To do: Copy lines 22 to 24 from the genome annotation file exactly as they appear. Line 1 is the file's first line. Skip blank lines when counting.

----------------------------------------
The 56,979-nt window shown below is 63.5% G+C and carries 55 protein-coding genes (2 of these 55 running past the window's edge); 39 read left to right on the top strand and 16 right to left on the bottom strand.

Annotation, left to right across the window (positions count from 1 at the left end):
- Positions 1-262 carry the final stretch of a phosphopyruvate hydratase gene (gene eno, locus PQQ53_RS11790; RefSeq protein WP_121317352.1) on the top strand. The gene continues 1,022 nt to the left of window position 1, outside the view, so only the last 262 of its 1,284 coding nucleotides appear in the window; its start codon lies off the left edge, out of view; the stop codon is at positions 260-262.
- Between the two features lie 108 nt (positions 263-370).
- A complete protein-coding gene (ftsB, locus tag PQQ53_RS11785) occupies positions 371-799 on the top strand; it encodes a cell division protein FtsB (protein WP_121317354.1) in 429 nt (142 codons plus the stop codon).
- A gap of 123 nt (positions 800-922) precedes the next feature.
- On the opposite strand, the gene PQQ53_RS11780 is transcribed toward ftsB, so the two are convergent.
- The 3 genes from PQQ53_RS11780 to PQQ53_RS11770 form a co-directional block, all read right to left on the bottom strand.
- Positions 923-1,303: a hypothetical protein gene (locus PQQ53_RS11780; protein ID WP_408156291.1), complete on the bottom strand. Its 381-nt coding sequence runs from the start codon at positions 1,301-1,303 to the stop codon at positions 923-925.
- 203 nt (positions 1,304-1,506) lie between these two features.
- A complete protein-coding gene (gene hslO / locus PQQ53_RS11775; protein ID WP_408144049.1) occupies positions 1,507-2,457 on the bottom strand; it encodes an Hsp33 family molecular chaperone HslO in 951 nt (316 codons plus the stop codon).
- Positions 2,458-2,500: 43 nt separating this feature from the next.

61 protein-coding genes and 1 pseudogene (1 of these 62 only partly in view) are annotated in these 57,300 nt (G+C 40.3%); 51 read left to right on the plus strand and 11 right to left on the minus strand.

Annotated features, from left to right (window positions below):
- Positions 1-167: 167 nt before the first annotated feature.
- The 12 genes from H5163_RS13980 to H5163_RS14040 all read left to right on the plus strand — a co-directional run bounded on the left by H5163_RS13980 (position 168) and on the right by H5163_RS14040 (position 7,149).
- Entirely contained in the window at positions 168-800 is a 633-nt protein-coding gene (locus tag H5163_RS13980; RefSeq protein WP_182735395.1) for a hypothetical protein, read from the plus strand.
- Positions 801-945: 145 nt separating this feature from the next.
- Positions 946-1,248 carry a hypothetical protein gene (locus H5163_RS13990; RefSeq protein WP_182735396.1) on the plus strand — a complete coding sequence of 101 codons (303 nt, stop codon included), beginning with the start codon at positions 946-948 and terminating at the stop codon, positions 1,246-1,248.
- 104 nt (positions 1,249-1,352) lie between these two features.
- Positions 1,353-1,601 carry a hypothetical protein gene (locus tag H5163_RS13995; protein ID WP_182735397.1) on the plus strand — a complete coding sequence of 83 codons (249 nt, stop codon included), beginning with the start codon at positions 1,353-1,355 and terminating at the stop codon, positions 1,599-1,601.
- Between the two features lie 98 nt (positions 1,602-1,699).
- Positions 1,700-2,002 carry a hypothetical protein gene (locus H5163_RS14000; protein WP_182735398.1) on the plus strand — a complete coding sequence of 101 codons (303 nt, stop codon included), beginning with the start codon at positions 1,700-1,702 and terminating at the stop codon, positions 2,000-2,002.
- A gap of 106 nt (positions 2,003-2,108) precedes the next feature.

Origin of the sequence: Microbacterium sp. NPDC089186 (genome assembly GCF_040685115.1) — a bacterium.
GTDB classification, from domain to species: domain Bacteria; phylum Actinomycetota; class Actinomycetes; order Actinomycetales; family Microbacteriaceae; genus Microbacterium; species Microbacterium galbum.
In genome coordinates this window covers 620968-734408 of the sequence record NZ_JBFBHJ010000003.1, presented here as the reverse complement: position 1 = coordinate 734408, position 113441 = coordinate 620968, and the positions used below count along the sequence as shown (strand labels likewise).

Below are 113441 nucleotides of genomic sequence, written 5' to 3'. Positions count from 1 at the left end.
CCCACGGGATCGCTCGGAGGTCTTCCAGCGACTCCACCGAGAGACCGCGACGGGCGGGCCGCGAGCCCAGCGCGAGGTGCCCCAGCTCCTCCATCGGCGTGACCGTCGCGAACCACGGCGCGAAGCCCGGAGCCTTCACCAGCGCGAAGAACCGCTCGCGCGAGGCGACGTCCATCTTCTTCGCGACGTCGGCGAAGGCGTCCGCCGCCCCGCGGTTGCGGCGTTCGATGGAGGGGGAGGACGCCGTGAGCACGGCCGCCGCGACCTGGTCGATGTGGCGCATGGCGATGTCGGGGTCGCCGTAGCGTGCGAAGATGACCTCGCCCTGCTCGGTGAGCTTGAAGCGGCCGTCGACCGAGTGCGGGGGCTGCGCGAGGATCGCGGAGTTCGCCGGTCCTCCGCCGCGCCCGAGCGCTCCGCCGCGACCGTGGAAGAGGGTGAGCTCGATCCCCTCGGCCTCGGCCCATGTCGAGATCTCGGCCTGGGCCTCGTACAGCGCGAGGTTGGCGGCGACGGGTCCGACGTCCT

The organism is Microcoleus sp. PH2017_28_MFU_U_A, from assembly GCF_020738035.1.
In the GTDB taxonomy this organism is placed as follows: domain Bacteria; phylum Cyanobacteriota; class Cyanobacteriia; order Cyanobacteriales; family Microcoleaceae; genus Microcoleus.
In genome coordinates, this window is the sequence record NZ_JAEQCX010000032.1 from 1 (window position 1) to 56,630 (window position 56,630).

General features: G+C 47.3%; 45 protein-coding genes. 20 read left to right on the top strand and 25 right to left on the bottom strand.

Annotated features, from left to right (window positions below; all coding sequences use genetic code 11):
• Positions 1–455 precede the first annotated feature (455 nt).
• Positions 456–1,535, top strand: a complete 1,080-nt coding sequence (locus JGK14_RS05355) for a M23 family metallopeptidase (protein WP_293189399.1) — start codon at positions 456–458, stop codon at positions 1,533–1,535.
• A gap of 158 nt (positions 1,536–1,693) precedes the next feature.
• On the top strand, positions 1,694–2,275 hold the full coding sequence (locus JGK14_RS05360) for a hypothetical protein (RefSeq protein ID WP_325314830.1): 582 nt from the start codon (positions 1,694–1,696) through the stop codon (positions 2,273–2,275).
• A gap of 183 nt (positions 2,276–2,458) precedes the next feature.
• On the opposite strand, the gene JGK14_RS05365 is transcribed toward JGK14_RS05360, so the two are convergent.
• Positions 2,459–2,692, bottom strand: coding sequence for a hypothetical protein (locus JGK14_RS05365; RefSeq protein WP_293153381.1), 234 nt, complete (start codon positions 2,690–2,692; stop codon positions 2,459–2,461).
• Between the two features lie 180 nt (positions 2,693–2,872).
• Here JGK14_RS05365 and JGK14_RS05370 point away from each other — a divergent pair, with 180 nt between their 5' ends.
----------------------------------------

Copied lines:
- Between the two features lie 98 nt (positions 1,602-1,699).
- Positions 1,700-2,002 carry a hypothetical protein gene (locus H5163_RS14000; protein WP_182735398.1) on the plus strand — a complete coding sequence of 101 codons (303 nt, stop codon included), beginning with the start codon at positions 1,700-1,702 and terminating at the stop codon, positions 2,000-2,002.
- A gap of 106 nt (positions 2,003-2,108) precedes the next feature.